The Care and Feeding of Gnomes

When writing my first children’s book, Phillip’s Quest, Book 1, Winterfrost, I found it was necessary to spend many hours at the main library in the Village of Twistedoak, to research the species genomos or “earth dweller.” One cannot simply look at the commercialized and sometimes obnoxious “garden gnome” as popularized by a certain travel company and think, “Ugh! Why would you write about those creepy creatures!”  Mais, non! To know a gnome, is to love a gnome.  And so, my love of Phillip began.

Gnomes are self-sufficient and resilient, by nature.  Very easily pleased, their normal psyche is that of loving, caring beings, with huge hearts and a general joie de vivre. Although small in stature, smaller than their dwarf counterparts in height, their hands and feet are disproportionately larger.  Requiring very little physical care, the gnome is naturally quite healthy due to its diet, rich in organic fruits and vegetables, legumes, nuts and  occasional raw dairy and eggs. Even though rarely sad or depressed, a tasty cookie or wiskit, will change the mood of the gnome from sad to glad! Not comfortable with confrontation, the gnome is a master diplomat.  One of the favorite gnome mottos is, “Don’t worry, be happy.” (Yes, it originally came from the gnome community and found on Rune stone in 1579 A.D. by Swiss alchemist, Paracelsus.) Since the gnome is not normally equipped for protecting itself, it has many natural predators; goblins, trolls, orcs, snakes, wolves, giant spiders, bats, ice hornets, etc… and evil witches. Their only means of protection comes from the help of a higher being, i.e. humans, blue witches, wizards.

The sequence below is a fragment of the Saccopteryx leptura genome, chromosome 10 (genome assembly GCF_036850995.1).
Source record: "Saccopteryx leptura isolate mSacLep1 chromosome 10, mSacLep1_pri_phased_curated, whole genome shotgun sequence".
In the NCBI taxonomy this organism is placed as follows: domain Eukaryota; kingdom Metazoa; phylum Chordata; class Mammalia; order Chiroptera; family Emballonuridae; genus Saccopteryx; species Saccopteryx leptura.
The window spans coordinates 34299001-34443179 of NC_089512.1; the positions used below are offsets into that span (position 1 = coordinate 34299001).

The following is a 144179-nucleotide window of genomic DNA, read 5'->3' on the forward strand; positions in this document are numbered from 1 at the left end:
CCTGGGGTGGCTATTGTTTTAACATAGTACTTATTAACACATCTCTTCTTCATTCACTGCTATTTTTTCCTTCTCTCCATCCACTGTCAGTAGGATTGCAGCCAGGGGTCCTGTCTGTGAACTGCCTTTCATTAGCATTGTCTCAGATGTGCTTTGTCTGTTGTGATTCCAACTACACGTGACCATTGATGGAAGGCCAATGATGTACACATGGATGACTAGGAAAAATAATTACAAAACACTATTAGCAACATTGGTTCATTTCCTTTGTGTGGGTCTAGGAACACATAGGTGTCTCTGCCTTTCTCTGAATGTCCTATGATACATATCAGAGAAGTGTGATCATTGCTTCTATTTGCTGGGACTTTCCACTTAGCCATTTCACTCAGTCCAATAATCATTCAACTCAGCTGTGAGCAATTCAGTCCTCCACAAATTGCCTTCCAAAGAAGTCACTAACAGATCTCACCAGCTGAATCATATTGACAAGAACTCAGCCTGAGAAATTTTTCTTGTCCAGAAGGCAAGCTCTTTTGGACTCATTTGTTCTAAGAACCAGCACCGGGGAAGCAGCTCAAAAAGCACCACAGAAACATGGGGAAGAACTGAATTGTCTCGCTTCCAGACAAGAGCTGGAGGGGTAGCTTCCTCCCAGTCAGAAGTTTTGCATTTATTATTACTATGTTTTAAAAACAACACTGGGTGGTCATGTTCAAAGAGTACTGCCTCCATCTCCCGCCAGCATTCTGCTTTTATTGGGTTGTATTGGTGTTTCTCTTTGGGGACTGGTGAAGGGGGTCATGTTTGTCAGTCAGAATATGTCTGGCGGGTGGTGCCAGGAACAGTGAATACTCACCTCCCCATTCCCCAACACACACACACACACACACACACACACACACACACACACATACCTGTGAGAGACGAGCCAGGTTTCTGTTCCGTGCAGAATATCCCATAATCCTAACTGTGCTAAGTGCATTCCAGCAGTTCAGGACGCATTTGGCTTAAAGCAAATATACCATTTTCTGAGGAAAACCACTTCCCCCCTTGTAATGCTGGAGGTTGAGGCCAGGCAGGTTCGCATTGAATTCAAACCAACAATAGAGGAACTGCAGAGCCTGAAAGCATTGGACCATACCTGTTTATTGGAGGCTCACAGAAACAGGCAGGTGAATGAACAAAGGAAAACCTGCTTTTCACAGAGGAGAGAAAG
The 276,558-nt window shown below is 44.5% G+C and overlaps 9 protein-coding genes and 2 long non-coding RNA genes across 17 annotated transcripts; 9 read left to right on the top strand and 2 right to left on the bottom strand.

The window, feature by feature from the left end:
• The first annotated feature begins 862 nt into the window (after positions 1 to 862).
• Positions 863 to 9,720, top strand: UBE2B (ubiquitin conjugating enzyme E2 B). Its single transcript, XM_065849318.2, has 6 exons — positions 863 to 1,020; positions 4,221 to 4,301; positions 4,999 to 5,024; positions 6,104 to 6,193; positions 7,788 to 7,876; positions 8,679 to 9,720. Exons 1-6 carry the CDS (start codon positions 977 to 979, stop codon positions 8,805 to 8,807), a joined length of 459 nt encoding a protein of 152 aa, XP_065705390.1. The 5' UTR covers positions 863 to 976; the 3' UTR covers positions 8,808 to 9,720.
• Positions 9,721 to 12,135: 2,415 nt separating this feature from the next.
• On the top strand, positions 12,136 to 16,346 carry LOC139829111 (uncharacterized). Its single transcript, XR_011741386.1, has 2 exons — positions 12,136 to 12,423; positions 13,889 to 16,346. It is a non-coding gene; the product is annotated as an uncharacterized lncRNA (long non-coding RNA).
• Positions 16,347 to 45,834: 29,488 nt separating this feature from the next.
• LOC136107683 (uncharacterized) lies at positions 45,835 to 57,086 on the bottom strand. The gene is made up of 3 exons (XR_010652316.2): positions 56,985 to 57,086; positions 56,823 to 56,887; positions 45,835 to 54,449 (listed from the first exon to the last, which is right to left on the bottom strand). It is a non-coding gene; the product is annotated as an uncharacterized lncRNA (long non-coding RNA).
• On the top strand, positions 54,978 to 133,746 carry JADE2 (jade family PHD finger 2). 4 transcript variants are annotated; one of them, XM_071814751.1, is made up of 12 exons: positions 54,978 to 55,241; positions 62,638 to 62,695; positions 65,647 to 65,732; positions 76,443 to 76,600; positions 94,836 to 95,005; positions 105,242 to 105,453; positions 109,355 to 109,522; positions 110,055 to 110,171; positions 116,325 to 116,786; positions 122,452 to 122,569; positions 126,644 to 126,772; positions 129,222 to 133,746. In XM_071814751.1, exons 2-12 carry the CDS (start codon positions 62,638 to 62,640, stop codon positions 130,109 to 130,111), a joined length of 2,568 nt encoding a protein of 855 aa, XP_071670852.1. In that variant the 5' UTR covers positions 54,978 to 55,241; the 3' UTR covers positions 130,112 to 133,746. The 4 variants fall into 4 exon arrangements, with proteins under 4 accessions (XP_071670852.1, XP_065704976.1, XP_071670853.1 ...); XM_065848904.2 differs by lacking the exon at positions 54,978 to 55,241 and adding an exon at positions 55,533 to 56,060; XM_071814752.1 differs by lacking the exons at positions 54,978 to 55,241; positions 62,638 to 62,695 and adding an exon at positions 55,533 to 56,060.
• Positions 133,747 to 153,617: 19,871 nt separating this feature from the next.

The gnome’s eating habits differ, slightly, from region to region.  The gnomes of Twistedoak are vegetarians while other gnomes add dairy, fish and poultry to their diet.   The female gnome, given to having a large family, are excellent cooks.  They can turn anything into a feast.   The gnomes of Twistedoak arrived from their Old Country as mushroom farmers, many millennia ago. They “settled at the edge of the Great Granite Mountains and the Vast Enchanted Forest… They grew the most lovely mushrooms.  Some looked like little white pearls.  The farmers called them ‘candy ‘shrooms.’ They were as sweet as sugar and the wee ones would steal them as quickly as they popped out of the ground.  Their mothers and fathers always knew when they’d eaten too much, because they would come running home, crying, with tummy aches.  Some of the mushrooms were golden and big enough to feed a family of four…” However, due to circumstances beyond their control, these resilient gnomes have learned to adapt their diets to the main crops of  “taters and onions.”

Not for a lack of recipes, the female gnomes are very sharing, often having recipe trading parties.  Before the passing of Ivy, she was kind enough to share some wonderful recipes that she loved, as well as recipes from the Great Granma Polli. A recipe from Oli, the squirrel and a favorite of Phillip’s were also shared for our book.  They are:

Ivy’s Tater Buns

Ivy’s Tater Dumplings

Ivy’s Tater and Onion Pancakes

Oli’s Nutty Cakes

Phillip’s Mater Sauce with Hazelnuts

All recipes can be found in Phillip’s Quest, Book 1: Winterfrost.  An upcoming cookbook, adapted for human consumption, is in the works!

 

 

 

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One thought on “The Care and Feeding of Gnomes

  1. Love, love, love this post and the idea of having a cookbook based on your story. You really are brilliant, Belinda!

    Like

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